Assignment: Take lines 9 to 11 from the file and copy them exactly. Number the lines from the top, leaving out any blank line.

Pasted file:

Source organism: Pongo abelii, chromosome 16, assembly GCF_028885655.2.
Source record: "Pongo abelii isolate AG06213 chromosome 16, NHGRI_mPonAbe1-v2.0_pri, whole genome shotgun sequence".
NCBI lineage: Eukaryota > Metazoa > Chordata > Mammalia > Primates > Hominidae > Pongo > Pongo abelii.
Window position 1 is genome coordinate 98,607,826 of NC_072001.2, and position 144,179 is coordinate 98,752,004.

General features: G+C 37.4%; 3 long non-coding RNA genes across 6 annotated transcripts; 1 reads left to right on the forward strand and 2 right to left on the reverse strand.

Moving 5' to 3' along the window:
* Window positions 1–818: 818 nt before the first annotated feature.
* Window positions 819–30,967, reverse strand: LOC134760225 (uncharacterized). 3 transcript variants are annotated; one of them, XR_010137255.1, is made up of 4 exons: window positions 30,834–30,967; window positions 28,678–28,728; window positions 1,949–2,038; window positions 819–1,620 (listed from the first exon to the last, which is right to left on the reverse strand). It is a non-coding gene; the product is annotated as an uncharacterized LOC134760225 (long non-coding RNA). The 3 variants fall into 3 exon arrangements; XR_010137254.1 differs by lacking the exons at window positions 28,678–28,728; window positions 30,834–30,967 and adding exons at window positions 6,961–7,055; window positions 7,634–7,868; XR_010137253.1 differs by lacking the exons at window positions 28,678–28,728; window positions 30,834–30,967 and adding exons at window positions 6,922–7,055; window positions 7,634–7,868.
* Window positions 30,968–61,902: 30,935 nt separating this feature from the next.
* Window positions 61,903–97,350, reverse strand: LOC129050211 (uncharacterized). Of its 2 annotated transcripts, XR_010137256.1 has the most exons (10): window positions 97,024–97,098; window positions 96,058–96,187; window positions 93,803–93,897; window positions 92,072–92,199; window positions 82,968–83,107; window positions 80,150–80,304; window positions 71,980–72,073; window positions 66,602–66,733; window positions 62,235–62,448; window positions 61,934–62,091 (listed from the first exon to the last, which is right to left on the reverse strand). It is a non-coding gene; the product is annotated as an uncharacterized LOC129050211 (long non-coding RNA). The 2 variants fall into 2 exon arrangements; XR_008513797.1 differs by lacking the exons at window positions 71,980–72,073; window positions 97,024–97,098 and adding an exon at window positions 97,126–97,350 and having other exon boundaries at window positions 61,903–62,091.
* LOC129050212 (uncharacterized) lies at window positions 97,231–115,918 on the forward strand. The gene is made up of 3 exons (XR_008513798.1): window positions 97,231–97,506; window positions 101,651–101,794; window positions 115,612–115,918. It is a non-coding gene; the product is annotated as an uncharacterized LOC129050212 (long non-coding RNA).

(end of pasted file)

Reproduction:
* Window positions 30,968–61,902: 30,935 nt separating this feature from the next.
* Window positions 61,903–97,350, reverse strand: LOC129050211 (uncharacterized). Of its 2 annotated transcripts, XR_010137256.1 has the most exons (10): window positions 97,024–97,098; window positions 96,058–96,187; window positions 93,803–93,897; window positions 92,072–92,199; window positions 82,968–83,107; window positions 80,150–80,304; window positions 71,980–72,073; window positions 66,602–66,733; window positions 62,235–62,448; window positions 61,934–62,091 (listed from the first exon to the last, which is right to left on the reverse strand). It is a non-coding gene; the product is annotated as an uncharacterized LOC129050211 (long non-coding RNA). The 2 variants fall into 2 exon arrangements; XR_008513797.1 differs by lacking the exons at window positions 71,980–72,073; window positions 97,024–97,098 and adding an exon at window positions 97,126–97,350 and having other exon boundaries at window positions 61,903–62,091.
* LOC129050212 (uncharacterized) lies at window positions 97,231–115,918 on the forward strand. The gene is made up of 3 exons (XR_008513798.1): window positions 97,231–97,506; window positions 101,651–101,794; window positions 115,612–115,918. It is a non-coding gene; the product is annotated as an uncharacterized LOC129050212 (long non-coding RNA).